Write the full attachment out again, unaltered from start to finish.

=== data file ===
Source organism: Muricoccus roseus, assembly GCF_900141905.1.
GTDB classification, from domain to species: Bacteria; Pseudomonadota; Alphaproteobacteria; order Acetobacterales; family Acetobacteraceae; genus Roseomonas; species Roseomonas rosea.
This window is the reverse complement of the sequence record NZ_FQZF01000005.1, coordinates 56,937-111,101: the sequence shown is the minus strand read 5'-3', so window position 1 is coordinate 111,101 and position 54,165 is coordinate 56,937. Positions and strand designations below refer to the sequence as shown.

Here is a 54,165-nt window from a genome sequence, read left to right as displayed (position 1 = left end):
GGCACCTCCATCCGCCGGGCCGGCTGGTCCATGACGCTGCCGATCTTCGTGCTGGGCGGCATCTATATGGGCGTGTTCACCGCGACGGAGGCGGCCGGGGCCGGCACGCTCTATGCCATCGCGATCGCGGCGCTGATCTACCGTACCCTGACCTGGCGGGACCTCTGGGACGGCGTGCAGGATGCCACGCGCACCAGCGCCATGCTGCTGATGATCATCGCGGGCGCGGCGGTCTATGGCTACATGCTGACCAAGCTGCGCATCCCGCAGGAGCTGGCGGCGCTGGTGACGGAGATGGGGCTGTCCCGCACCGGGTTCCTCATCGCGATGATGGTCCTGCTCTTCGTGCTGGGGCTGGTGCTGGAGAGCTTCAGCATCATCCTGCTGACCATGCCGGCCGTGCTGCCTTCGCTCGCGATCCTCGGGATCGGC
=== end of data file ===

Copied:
Source organism: Muricoccus roseus, assembly GCF_900141905.1.
GTDB classification, from domain to species: Bacteria; Pseudomonadota; Alphaproteobacteria; order Acetobacterales; family Acetobacteraceae; genus Roseomonas; species Roseomonas rosea.
This window is the reverse complement of the sequence record NZ_FQZF01000005.1, coordinates 56,937-111,101: the sequence shown is the minus strand read 5'-3', so window position 1 is coordinate 111,101 and position 54,165 is coordinate 56,937. Positions and strand designations below refer to the sequence as shown.

Here is a 54,165-nt window from a genome sequence, read left to right as displayed (position 1 = left end):
GGCACCTCCATCCGCCGGGCCGGCTGGTCCATGACGCTGCCGATCTTCGTGCTGGGCGGCATCTATATGGGCGTGTTCACCGCGACGGAGGCGGCCGGGGCCGGCACGCTCTATGCCATCGCGATCGCGGCGCTGATCTACCGTACCCTGACCTGGCGGGACCTCTGGGACGGCGTGCAGGATGCCACGCGCACCAGCGCCATGCTGCTGATGATCATCGCGGGCGCGGCGGTCTATGGCTACATGCTGACCAAGCTGCGCATCCCGCAGGAGCTGGCGGCGCTGGTGACGGAGATGGGGCTGTCCCGCACCGGGTTCCTCATCGCGATGATGGTCCTGCTCTTCGTGCTGGGGCTGGTGCTGGAGAGCTTCAGCATCATCCTGCTGACCATGCCGGCCGTGCTGCCTTCGCTCGCGATCCTCGGGATCGGC